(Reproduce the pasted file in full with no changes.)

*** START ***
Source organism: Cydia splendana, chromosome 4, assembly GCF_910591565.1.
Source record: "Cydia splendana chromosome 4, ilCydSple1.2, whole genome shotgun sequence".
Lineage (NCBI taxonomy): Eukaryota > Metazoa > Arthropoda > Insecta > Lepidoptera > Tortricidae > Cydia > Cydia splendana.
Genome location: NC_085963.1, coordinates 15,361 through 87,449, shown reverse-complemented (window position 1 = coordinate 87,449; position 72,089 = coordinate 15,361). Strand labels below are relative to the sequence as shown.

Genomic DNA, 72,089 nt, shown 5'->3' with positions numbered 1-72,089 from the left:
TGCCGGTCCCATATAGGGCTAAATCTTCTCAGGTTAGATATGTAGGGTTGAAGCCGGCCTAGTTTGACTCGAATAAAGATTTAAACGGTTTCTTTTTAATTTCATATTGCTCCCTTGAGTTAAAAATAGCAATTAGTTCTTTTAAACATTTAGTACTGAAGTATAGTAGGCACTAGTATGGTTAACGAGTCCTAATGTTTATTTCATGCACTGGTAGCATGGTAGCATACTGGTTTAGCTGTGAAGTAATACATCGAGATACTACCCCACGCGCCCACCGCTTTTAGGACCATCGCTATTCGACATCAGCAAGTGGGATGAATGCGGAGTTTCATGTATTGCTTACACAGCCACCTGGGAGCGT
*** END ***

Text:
Source organism: Cydia splendana, chromosome 4, assembly GCF_910591565.1.
Source record: "Cydia splendana chromosome 4, ilCydSple1.2, whole genome shotgun sequence".
Lineage (NCBI taxonomy): Eukaryota > Metazoa > Arthropoda > Insecta > Lepidoptera > Tortricidae > Cydia > Cydia splendana.
Genome location: NC_085963.1, coordinates 15,361 through 87,449, shown reverse-complemented (window position 1 = coordinate 87,449; position 72,089 = coordinate 15,361). Strand labels below are relative to the sequence as shown.

Genomic DNA, 72,089 nt, shown 5'->3' with positions numbered 1-72,089 from the left:
TGCCGGTCCCATATAGGGCTAAATCTTCTCAGGTTAGATATGTAGGGTTGAAGCCGGCCTAGTTTGACTCGAATAAAGATTTAAACGGTTTCTTTTTAATTTCATATTGCTCCCTTGAGTTAAAAATAGCAATTAGTTCTTTTAAACATTTAGTACTGAAGTATAGTAGGCACTAGTATGGTTAACGAGTCCTAATGTTTATTTCATGCACTGGTAGCATGGTAGCATACTGGTTTAGCTGTGAAGTAATACATCGAGATACTACCCCACGCGCCCACCGCTTTTAGGACCATCGCTATTCGACATCAGCAAGTGGGATGAATGCGGAGTTTCATGTATTGCTTACACAGCCACCTGGGAGCGT